Basic gardening is also super-easy and is beneficial both financially and health-wise, but most people don't bother with it, the same way most people don't bother spending time understanding their computer.
As we look at how to improve our society, I think concerns about cooking/food-illiteracy and financial-illiteracy are far more pressing than bemoaning that people don't bother to learn how to navigate a directory structure. It is better to discuss making "open" computing simple, easy and relevant rather than berating people for wanting to get on with their lives.
Speculative: They *only* released it because they had to.
Fact: They had to release it.
Fact: Apple has benefited greatly by the proliferation of WebKit. No longer is the Mac a second-class citizen of the internet due to not having IE6.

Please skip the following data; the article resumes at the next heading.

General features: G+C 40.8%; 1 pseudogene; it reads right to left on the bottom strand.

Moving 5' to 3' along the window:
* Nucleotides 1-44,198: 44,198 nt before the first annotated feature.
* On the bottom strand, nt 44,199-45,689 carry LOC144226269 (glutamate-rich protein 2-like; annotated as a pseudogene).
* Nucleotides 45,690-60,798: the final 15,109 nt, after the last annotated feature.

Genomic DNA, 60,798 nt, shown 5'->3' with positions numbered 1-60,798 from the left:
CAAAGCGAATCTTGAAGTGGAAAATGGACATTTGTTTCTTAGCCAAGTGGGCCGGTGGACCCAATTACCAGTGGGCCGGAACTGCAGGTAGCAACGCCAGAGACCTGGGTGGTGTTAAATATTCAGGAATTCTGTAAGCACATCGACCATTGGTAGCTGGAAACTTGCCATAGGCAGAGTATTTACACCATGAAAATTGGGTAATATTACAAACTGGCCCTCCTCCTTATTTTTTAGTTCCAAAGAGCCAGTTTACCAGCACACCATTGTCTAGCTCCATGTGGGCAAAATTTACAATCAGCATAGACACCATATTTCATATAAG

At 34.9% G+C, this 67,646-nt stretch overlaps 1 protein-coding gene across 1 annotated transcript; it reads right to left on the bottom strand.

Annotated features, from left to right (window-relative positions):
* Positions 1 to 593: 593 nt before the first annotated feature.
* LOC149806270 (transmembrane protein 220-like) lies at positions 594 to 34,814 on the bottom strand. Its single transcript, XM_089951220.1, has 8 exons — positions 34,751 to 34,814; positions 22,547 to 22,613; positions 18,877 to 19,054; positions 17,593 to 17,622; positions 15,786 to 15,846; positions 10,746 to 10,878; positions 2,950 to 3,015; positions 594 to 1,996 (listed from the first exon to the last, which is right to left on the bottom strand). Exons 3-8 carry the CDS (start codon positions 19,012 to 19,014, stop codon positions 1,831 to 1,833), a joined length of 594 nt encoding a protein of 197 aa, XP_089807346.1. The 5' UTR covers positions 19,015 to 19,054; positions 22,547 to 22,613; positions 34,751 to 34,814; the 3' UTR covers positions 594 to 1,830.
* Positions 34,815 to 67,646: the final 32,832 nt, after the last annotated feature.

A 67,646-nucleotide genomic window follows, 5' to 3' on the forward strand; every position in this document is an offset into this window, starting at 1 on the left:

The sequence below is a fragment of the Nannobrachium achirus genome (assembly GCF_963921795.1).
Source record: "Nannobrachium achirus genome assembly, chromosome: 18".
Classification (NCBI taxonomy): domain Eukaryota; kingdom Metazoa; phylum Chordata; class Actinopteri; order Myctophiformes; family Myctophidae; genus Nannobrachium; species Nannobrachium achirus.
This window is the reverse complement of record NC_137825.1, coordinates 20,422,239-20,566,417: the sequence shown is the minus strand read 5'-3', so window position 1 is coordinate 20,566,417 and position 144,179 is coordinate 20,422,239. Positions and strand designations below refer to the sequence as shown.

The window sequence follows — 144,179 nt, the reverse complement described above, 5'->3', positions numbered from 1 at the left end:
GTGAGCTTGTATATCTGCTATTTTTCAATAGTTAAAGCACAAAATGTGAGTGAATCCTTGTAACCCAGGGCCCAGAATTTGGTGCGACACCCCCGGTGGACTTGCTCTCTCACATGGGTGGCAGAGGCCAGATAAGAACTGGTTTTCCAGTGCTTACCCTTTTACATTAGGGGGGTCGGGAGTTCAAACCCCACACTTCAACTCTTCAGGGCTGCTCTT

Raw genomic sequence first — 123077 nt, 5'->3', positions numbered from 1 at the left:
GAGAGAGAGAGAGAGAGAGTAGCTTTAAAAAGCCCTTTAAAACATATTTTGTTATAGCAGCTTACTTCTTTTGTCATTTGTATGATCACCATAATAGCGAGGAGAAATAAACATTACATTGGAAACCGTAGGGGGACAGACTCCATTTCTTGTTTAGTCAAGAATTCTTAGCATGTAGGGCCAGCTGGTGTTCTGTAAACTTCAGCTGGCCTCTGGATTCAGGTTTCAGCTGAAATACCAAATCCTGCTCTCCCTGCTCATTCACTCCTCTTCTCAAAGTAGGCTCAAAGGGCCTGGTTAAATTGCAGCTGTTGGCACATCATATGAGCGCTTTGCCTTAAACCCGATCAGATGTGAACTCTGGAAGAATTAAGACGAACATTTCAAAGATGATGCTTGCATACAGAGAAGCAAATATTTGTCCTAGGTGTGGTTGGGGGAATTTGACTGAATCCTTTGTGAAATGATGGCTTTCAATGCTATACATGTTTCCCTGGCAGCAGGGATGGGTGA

Speculation: I don't think it is unreasonable to believe that they chose to start with an open-source project partly because it saved development time and also partly because using a widely-adopted engine as a basis for the browser is good for Mac users, which is a goal furthered by releasing the engine as open-source. I think if Konqueror didn't exist, or wasn't used as the basis of the project, Apple may have (I'd say 50/50 chance) still released WebKit as open-source. (It is also quite reasonable to argue they didn't care about the open-source part and just wanted to ship quickly - unless the people who made those decisions state them publicly, it is all speculation).